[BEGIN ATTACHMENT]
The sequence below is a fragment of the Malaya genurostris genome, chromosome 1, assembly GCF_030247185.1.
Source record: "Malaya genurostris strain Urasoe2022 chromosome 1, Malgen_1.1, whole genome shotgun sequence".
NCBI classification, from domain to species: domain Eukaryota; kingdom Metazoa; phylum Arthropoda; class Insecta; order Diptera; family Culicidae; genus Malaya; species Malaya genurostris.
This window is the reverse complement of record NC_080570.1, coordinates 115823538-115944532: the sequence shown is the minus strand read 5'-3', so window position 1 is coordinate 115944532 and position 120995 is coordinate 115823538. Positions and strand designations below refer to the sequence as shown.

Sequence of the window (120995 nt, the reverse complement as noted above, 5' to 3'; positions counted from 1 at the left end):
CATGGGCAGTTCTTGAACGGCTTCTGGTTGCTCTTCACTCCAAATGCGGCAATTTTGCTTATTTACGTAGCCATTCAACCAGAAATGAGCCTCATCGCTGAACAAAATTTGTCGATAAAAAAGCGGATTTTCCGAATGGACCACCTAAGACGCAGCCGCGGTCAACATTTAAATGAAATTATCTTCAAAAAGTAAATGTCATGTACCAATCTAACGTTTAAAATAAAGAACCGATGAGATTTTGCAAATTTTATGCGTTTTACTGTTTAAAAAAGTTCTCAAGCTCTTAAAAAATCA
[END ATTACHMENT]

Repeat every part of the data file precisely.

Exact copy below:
The sequence below is a fragment of the Malaya genurostris genome, chromosome 1, assembly GCF_030247185.1.
Source record: "Malaya genurostris strain Urasoe2022 chromosome 1, Malgen_1.1, whole genome shotgun sequence".
NCBI classification, from domain to species: domain Eukaryota; kingdom Metazoa; phylum Arthropoda; class Insecta; order Diptera; family Culicidae; genus Malaya; species Malaya genurostris.
This window is the reverse complement of record NC_080570.1, coordinates 115823538-115944532: the sequence shown is the minus strand read 5'-3', so window position 1 is coordinate 115944532 and position 120995 is coordinate 115823538. Positions and strand designations below refer to the sequence as shown.

Sequence of the window (120995 nt, the reverse complement as noted above, 5' to 3'; positions counted from 1 at the left end):
CATGGGCAGTTCTTGAACGGCTTCTGGTTGCTCTTCACTCCAAATGCGGCAATTTTGCTTATTTACGTAGCCATTCAACCAGAAATGAGCCTCATCGCTGAACAAAATTTGTCGATAAAAAAGCGGATTTTCCGAATGGACCACCTAAGACGCAGCCGCGGTCAACATTTAAATGAAATTATCTTCAAAAAGTAAATGTCATGTACCAATCTAACGTTTAAAATAAAGAACCGATGAGATTTTGCAAATTTTATGCGTTTTACTGTTTAAAAAAGTTCTCAAGCTCTTAAAAAATCA